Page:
Agnes Arnold-Forster explores the portrayal of hospital care in Margaret Drabble's feminist novel.
Margaret Drabble’s 1965 novel, The Millstone, tells the story of Rosamund Stacey, a young female academic who was brought up by middle-class, well-intentioned socialists. When her story begins - the novel is written in the first person - she is working on a PhD on Elizabethan sonnet sequences, living alone in her absent parents’ London apartment.
Set in the 1960s, against the backdrop of the emerging women’s liberation movement, Rosamund has some freedoms (as much a product of her class and race as of her newly-politicised gender) but not others. She meets a man, has sex, and becomes pregnant. She experiments with self-induced, back-alley, and authorised abortions, but ultimately decides to carry the baby to term, give birth, and become a parent. The book manages to be, therefore, ‘both radical and a paean to motherhood’. It’s a fascinating novel with much to say about womanhood, motherhood, and life in 1960s London. As many of its scenes take place in doctors’ consulting rooms and on hospital wards it is also a novel which sheds light on the social and emotional world of mid-century medicine.
Rosamund recounts a blissful birth and a restful recovery on the maternity ward. She takes her baby, Octavia, home and settles back into the life of a mother and a working academic. When Octavia is just a few months old, she catches a cold: ‘At first it did not seem to worry [Rosamund], but then she started to wake coughing in the night, and when she breathed she wheezed terribly like an old sheep’ (p. 112). Rosamund prevaricates over whether to call the doctor but is eventually persuaded by her daughter’s high temperature (p. 113).
The doctor refers her back to the hospital, where she ‘waited, in a queue, with other small children and sordid array of teddy bears and other rubbish, for an hour and a half’ (p. 116). She speaks with the surgeon and then trails off to the X-ray department, ‘a good mile away it seemed through dark corridors’ and then back again to see the surgeon (p. 116). He recommends an operation and murmurs ‘on about the pulmonary artery’ (p. 117). The reader is never given Octavia’s diagnosis, partly because Rosamund is too struck with panic by the words ‘pulmonary artery’ to concentrate on what the surgeon says (p. 117). However, it is likely that Octavia undergoes surgery to correct a congenital heart defect.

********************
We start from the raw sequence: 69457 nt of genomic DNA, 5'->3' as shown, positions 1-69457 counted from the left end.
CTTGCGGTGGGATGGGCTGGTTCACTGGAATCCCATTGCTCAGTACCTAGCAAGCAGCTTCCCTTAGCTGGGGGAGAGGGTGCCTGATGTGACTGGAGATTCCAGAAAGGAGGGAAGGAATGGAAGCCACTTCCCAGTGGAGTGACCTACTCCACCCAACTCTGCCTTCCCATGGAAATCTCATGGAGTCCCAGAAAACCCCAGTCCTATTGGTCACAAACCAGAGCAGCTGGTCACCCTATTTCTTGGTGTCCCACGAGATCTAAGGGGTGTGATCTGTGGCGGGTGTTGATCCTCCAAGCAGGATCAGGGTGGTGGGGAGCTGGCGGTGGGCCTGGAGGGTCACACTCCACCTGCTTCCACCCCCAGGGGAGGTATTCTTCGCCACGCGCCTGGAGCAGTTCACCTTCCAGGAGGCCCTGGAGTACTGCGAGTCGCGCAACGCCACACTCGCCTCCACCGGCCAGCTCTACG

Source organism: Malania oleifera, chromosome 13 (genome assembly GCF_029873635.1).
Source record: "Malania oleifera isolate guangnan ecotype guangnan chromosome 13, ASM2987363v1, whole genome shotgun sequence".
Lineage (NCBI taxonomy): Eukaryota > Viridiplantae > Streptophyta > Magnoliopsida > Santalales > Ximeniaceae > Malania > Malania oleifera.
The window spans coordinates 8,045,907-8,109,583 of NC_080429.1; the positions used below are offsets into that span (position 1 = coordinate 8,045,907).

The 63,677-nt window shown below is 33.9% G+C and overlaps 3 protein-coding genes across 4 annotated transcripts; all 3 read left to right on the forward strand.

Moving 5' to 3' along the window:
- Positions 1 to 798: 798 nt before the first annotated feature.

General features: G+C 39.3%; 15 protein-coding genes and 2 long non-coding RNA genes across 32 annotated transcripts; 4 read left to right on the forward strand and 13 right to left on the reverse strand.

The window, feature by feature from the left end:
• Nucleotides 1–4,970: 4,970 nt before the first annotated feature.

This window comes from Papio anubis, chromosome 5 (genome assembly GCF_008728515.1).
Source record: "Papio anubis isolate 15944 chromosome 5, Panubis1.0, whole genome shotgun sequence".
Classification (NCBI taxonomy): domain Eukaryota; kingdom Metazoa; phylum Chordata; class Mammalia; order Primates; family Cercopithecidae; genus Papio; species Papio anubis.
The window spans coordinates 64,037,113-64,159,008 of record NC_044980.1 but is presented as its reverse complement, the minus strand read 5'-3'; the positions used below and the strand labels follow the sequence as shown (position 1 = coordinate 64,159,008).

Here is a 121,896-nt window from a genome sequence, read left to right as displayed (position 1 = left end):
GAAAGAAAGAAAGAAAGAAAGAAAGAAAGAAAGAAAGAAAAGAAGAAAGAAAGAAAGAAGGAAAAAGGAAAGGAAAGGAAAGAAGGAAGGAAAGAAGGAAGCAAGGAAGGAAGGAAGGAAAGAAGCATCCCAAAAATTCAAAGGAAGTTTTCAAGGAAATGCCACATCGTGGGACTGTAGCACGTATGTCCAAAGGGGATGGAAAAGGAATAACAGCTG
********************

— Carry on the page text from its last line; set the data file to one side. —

As the surgeon goes on to say, operations of this type on babies so young were progressing quickly but still in their very early stages, ‘As little as five years ago, in an infant of this age, I should have said that the chance of survival was about five to one. Now we would put it at four to one, I think’ (pp.117-118). Operations to correct congenital heart defects symbolised technological advance in mid-century surgery and were frequently reported in the popular press. These articles told stories of heroism and success against the odds, and framed surgeons as life-saving risk-takers. An article published in Woman’s Own in 1954 described the case of Pamela, an American child who underwent open heart surgery while being kept alive by cardiopulmonary bypass: ‘In her desperate bid for the right to live, baby Pamela needed the help of a miracle. And it came - in time - when doctors discovered this wonderful new method of heart surgery’ (p. 18). Articles like this one that romanticised the role of surgery were a regular feature of Woman’s Own, a British magazine with a circulation of millions. The Millstone was, therefore, part of a broader cultural landscape in which healthcare and its potential played an increasingly prominent role.